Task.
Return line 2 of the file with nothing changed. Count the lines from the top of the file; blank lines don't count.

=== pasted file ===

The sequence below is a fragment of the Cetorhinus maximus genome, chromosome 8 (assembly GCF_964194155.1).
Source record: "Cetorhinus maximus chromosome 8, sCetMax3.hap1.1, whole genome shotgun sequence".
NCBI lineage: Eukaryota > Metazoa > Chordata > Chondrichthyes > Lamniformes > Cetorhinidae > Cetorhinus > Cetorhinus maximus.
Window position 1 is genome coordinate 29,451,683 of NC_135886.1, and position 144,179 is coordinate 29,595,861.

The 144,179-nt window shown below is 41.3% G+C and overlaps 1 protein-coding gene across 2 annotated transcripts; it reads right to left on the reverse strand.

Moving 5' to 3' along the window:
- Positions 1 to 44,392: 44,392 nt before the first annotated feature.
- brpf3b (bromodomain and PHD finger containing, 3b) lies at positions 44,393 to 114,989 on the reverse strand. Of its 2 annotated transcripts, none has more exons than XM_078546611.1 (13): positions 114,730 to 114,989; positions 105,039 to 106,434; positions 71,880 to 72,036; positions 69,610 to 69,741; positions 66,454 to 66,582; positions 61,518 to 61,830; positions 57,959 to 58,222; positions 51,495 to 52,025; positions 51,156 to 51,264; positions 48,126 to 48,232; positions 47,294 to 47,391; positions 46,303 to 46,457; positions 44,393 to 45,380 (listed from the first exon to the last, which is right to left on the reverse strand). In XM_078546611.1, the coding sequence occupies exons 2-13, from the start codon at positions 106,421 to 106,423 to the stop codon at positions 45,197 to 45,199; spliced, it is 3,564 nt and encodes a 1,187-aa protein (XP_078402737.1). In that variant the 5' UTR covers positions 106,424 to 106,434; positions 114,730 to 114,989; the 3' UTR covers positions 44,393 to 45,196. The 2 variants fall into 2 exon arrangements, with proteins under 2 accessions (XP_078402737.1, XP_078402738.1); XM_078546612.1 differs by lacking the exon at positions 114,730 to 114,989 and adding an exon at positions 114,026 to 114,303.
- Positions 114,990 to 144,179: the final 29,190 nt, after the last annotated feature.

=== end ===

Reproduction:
Source record: "Cetorhinus maximus chromosome 8, sCetMax3.hap1.1, whole genome shotgun sequence".